Senioritis: Advice for Finals

For the UAS Whalesong

At times, despite my best intentions to the contrary, I will find myself struggling to come up with ideas for article topics. I know – a shocking confession, but a fact of my life nonetheless. On the rare occasion when this happens, I end up on Google at one in the morning, scouring various websites and search results for article and blog ideas. In doing so, I have learned that the writers for BuzzFeed apparently get their article ideas the same way. (“Make a post full of GIFs!” one website proclaimed. “Build a list!” Even “post clickbait!” I know your secret, BuzzFeed, and I’m coming for you.) Anyway, that’s what spawned the article you see before you now. As much as the suggestion “Get some billionaire to write a post for you – they love the exposure!” appealed to me, I’m unfortunately not friends with any billionaires. Not yet, anyway. College is, after all, just the first step in my career path. Anyway, I decided to combine two of the prompts that offered – “Show others how to do something extremely FAST” (their caps lock, not mine) and “Compile a list of common mistakes in your niche” – and give you some finals week advice from a college senior.

My first piece of advice is something you probably already knew, and have been told multiple times by plenty of different people, and likely don’t want to hear again, but I am honor-bound by the laws of time, space, physics, and advice columns everywhere to tell you: don’t procrastinate. Especially if you have a test or an assignment that is worth a significant part of your grade, you don’t want to be panicking and trying to study for it at the last moment. I know I mentioned showing you how to do things fast, but studying is not something you can or should do fast. Even if the first thing you do is just buy a set of index cards to use to make flash cards, or open a new document for rewriting your notes in, or make a list of what you need in order to complete your assignment, do it now. It will save you a lot of grief later. There are few things more stressful than thinking you had the time and resources to complete something shortly before it was due, and then realizing that was not the case at all. I’ve learned from my mistakes. Now I’m passing my knowledge on to you. Love yourself and plan ahead.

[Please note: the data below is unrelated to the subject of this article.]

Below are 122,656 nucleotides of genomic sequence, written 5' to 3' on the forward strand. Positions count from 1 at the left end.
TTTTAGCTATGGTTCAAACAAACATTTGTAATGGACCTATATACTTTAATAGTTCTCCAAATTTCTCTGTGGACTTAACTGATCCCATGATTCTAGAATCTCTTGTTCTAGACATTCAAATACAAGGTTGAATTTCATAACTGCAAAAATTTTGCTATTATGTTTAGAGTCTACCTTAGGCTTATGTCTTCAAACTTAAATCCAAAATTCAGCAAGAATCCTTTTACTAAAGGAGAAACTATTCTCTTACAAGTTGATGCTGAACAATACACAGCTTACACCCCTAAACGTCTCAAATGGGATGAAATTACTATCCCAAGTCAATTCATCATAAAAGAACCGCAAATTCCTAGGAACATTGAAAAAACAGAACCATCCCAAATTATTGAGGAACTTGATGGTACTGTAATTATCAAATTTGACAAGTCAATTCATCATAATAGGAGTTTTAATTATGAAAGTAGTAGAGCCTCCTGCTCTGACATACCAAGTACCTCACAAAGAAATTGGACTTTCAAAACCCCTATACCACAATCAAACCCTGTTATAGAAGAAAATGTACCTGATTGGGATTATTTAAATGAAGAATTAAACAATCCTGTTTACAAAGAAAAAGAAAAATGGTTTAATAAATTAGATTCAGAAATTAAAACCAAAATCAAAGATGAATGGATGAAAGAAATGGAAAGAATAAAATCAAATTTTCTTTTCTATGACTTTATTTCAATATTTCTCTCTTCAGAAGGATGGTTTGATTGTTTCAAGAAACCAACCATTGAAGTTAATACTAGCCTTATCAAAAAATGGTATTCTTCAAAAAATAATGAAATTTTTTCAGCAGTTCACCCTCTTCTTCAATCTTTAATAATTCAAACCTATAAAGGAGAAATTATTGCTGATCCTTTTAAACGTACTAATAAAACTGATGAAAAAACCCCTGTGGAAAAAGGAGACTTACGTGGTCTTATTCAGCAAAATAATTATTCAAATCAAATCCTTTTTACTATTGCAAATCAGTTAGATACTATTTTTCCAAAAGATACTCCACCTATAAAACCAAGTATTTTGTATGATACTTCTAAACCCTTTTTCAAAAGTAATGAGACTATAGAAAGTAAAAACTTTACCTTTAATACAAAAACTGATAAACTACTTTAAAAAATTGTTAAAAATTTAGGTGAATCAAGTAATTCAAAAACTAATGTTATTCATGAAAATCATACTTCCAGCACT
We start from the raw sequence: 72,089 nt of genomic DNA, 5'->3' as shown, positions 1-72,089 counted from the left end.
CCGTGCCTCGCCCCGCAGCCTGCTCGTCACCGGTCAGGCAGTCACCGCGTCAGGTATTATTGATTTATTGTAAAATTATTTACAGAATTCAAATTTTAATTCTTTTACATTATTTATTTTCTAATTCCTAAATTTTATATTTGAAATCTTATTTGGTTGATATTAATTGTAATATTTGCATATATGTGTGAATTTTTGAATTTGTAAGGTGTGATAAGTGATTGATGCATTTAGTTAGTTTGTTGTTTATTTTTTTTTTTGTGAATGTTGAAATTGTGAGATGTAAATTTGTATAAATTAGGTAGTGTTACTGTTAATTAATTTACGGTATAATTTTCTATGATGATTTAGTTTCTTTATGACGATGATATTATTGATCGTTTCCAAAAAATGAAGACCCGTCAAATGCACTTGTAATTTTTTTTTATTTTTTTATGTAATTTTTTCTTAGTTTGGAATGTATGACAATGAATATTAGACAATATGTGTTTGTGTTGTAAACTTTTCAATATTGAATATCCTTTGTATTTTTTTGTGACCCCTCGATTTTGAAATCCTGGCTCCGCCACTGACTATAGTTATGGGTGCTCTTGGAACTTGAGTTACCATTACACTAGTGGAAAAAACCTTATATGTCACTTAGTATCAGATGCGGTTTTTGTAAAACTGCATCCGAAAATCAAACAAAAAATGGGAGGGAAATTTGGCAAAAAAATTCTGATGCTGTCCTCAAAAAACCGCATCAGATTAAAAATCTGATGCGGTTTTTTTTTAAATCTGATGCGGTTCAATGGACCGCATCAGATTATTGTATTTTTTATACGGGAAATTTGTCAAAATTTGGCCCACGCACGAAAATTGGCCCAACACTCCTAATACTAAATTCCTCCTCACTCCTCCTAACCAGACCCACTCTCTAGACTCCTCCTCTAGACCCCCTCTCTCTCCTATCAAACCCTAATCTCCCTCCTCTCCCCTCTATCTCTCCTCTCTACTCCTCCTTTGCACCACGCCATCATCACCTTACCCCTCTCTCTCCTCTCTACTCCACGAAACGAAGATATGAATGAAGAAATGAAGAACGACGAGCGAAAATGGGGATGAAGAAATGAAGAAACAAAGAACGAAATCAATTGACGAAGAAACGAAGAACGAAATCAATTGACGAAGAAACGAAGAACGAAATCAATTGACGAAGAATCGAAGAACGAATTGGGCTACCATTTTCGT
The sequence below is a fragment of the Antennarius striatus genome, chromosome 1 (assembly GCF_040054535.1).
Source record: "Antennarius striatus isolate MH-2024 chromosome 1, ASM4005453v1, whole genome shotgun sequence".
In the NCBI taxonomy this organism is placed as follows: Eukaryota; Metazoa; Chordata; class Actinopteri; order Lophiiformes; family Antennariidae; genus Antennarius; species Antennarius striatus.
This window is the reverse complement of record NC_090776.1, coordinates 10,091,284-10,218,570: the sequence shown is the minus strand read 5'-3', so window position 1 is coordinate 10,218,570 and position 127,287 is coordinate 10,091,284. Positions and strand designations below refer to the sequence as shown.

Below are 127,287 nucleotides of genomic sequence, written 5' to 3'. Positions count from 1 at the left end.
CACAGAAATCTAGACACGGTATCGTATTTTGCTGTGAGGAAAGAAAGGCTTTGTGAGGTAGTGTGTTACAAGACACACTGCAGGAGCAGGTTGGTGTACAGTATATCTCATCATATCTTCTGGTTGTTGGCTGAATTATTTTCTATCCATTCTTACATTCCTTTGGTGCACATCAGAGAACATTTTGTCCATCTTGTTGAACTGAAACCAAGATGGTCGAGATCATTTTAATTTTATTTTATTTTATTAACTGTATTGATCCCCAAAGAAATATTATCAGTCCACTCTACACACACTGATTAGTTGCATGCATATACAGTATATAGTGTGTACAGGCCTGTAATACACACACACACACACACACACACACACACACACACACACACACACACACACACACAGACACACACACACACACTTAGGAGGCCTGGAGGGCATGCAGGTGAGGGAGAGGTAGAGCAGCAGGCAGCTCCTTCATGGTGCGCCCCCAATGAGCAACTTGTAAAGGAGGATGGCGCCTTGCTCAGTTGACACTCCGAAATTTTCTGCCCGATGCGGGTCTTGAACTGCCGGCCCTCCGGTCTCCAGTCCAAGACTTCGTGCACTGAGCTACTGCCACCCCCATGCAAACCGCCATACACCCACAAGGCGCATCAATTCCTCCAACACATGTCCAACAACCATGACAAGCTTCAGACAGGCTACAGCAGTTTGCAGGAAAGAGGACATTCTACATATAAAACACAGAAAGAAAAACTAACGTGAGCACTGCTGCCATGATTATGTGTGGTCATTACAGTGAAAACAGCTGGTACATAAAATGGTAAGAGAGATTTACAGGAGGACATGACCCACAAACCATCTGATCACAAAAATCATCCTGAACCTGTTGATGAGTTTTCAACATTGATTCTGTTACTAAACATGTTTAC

My second piece of advice is something I learned from a professor regarding speed-reading. I can tear through a book I’m fascinated with or a 100k fiction piece I found on an internet writing website in a matter of a couple of hours, but when it comes to textbooks, even just 30 pages is a slow and painful slog. If the same can be said for you, then you know what a problem it can be, especially if you ignored my first piece of advice. Fortunately, the aforementioned professor told my classmates and I the following: when you find yourself with a lot of reading to do in a minimal amount of time, try reading the full opening and closing paragraphs of the material, and read the first and last sentences of each paragraph in-between. This is obviously a tactic to be used for reading academic writing, not creative writing – and, as a disclaimer, I cannot speak to the effectiveness of this technique. But I did hear it from someone who’s been through grad school, so he probably knew what he was talking about.

I’ve said this before and I’ll say it again: treat yourself. Maybe not too extravagantly, since we’re coming up on Christmas and you never know what people are going to get you off your wish list. But if you think you did well on that test, or you finished that paper in time, or if you aced your presentation, or even if you’re stressed out and hyped up and still studying for stuff, recognize that you worked/are working hard and give yourself a little something-something! Maybe it’s that key chain you’ve been eyeing for a while. In my case, it’s generally my excuse to get an exorbitantly fancy coffee at Spike’s for no real reason apart from my affection for café coffee. (If you’ve been following my articles this semester, you will know that I own both a French press and a Keurig and therefore have little to no excuse to buy coffee from anyone, anywhere else, ever.) Regardless, sometimes you just either need a treat to motivate yourself, or deserve a treat for succeeding, or both. We are all young adults on our own, here – if you don’t treat yourself, who will?

Finally, and perhaps most importantly: sleep. Even if you need to pull the allest of nighters, try to get in at least a 2-hour nap at some point. Sure, it’s not a full night, but it’s better than nothing, and at this point in the semester, that’s something to strive for. Work hard now, nap hard later – and as a reminder, the 3rd-floor couches in Egan Library are an A+ napping location.

That wasn’t all the advice I had to give, but it’s all I can fit in this article for the time being. Thanks for listening, and good luck on your finals! If you’re interested in more articles like this one (advice from a college senior), be sure to send a Letter to the Editor at to let me know, and I’ll see what I can do.

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